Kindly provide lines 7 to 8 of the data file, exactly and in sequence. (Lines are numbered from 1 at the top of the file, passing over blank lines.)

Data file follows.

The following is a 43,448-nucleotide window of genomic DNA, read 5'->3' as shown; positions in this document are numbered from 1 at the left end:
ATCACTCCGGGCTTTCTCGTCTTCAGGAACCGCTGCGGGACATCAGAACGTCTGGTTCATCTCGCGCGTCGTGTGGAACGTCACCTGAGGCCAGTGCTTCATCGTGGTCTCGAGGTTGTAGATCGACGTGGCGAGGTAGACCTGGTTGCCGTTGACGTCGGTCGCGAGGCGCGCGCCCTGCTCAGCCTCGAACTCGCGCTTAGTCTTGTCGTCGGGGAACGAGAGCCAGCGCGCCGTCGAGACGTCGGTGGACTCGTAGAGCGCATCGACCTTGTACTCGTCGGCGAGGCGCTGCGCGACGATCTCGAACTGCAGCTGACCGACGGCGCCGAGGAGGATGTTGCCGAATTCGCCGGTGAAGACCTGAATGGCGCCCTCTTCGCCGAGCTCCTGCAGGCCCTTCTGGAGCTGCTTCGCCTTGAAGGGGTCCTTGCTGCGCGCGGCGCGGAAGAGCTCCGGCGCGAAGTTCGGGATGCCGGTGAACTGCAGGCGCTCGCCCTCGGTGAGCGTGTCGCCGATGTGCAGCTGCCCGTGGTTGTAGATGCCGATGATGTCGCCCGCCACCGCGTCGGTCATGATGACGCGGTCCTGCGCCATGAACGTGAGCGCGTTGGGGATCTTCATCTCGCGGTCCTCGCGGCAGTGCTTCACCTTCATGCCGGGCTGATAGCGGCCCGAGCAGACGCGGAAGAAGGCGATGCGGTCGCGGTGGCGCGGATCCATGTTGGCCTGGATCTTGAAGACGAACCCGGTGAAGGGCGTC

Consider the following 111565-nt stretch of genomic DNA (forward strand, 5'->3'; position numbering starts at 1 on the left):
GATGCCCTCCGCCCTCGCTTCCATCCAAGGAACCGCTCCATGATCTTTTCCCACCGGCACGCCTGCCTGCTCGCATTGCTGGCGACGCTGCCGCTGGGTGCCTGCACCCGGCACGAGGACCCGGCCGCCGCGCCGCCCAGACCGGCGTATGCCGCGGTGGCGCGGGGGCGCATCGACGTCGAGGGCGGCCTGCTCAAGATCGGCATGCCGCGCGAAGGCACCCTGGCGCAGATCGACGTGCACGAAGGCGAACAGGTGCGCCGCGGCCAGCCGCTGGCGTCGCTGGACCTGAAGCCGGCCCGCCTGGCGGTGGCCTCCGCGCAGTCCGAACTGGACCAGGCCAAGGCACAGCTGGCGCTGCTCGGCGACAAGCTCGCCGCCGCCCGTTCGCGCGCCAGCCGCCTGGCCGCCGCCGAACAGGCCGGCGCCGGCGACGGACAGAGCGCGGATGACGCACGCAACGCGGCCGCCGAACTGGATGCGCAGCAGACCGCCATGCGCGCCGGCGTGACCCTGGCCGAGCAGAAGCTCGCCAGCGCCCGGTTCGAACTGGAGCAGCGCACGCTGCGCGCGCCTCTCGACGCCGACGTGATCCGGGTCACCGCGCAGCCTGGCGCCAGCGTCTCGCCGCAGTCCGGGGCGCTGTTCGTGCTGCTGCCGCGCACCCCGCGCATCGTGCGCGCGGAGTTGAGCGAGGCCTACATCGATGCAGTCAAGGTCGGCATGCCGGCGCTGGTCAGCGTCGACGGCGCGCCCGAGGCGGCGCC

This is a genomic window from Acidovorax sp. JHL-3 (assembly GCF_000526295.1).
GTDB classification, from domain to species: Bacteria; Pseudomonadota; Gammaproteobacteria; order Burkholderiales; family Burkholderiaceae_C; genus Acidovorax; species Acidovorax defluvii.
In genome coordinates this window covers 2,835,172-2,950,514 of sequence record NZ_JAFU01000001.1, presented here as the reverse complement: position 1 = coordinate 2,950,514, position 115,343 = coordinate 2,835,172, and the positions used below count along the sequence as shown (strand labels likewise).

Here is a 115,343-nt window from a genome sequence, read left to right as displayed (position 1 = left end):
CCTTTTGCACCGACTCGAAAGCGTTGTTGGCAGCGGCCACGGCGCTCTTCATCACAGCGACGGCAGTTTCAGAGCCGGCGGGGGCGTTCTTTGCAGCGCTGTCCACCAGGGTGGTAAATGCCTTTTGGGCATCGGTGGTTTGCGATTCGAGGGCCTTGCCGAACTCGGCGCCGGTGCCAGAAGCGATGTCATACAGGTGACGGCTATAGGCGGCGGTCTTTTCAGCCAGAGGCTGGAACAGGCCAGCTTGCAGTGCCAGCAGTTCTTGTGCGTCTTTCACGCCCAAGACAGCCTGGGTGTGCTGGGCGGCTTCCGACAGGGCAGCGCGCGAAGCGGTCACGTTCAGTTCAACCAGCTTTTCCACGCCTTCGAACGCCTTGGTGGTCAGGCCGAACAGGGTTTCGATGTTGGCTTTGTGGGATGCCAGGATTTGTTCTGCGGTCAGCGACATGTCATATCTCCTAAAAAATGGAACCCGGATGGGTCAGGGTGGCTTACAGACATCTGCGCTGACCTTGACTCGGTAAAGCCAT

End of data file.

In genome coordinates this window covers 2,835,172-2,950,514 of sequence record NZ_JAFU01000001.1, presented here as the reverse complement: position 1 = coordinate 2,950,514, position 115,343 = coordinate 2,835,172, and the positions used below count along the sequence as shown (strand labels likewise).

Here is a 115,343-nt window from a genome sequence, read left to right as displayed (position 1 = left end):